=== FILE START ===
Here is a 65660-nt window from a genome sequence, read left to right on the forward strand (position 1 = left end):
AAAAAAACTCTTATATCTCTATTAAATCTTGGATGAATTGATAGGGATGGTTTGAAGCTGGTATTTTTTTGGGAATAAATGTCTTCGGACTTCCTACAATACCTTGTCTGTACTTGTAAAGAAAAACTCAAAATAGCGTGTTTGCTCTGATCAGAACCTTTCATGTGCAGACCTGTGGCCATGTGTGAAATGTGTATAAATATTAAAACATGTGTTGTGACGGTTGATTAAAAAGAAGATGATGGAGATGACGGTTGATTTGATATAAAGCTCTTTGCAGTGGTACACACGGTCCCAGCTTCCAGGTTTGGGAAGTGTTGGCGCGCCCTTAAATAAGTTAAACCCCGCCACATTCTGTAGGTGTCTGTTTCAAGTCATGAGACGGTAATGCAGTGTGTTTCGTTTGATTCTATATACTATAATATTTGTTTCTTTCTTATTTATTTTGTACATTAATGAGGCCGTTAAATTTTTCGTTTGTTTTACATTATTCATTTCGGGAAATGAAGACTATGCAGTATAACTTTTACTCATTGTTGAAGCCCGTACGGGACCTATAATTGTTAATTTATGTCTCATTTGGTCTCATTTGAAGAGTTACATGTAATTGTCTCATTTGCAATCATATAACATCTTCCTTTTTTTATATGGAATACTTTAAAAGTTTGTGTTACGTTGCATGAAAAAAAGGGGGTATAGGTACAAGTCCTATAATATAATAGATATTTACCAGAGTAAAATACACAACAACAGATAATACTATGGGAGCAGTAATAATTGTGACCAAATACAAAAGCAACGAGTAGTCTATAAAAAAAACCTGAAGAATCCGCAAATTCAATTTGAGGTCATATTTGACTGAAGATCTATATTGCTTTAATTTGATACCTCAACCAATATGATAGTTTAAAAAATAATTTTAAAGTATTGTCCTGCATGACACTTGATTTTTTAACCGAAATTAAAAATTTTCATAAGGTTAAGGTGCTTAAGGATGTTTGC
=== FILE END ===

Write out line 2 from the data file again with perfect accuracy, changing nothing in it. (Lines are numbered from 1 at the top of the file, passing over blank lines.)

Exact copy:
AAAAAAACTCTTATATCTCTATTAAATCTTGGATGAATTGATAGGGATGGTTTGAAGCTGGTATTTTTTTGGGAATAAATGTCTTCGGACTTCCTACAATACCTTGTCTGTACTTGTAAAGAAAAACTCAAAATAGCGTGTTTGCTCTGATCAGAACCTTTCATGTGCAGACCTGTGGCCATGTGTGAAATGTGTATAAATATTAAAACATGTGTTGTGACGGTTGATTAAAAAGAAGATGATGGAGATGACGGTTGATTTGATATAAAGCTCTTTGCAGTGGTACACACGGTCCCAGCTTCCAGGTTTGGGAAGTGTTGGCGCGCCCTTAAATAAGTTAAACCCCGCCACATTCTGTAGGTGTCTGTTTCAAGTCATGAGACGGTAATGCAGTGTGTTTCGTTTGATTCTATATACTATAATATTTGTTTCTTTCTTATTTATTTTGTACATTAATGAGGCCGTTAAATTTTTCGTTTGTTTTACATTATTCATTTCGGGAAATGAAGACTATGCAGTATAACTTTTACTCATTGTTGAAGCCCGTACGGGACCTATAATTGTTAATTTATGTCTCATTTGGTCTCATTTGAAGAGTTACATGTAATTGTCTCATTTGCAATCATATAACATCTTCCTTTTTTTATATGGAATACTTTAAAAGTTTGTGTTACGTTGCATGAAAAAAAGGGGGTATAGGTACAAGTCCTATAATATAATAGATATTTACCAGAGTAAAATACACAACAACAGATAATACTATGGGAGCAGTAATAATTGTGACCAAATACAAAAGCAACGAGTAGTCTATAAAAAAAACCTGAAGAATCCGCAAATTCAATTTGAGGTCATATTTGACTGAAGATCTATATTGCTTTAATTTGATACCTCAACCAATATGATAGTTTAAAAAATAATTTTAAAGTATTGTCCTGCATGACACTTGATTTTTTAACCGAAATTAAAAATTTTCATAAGGTTAAGGTGCTTAAGGATGTTTGC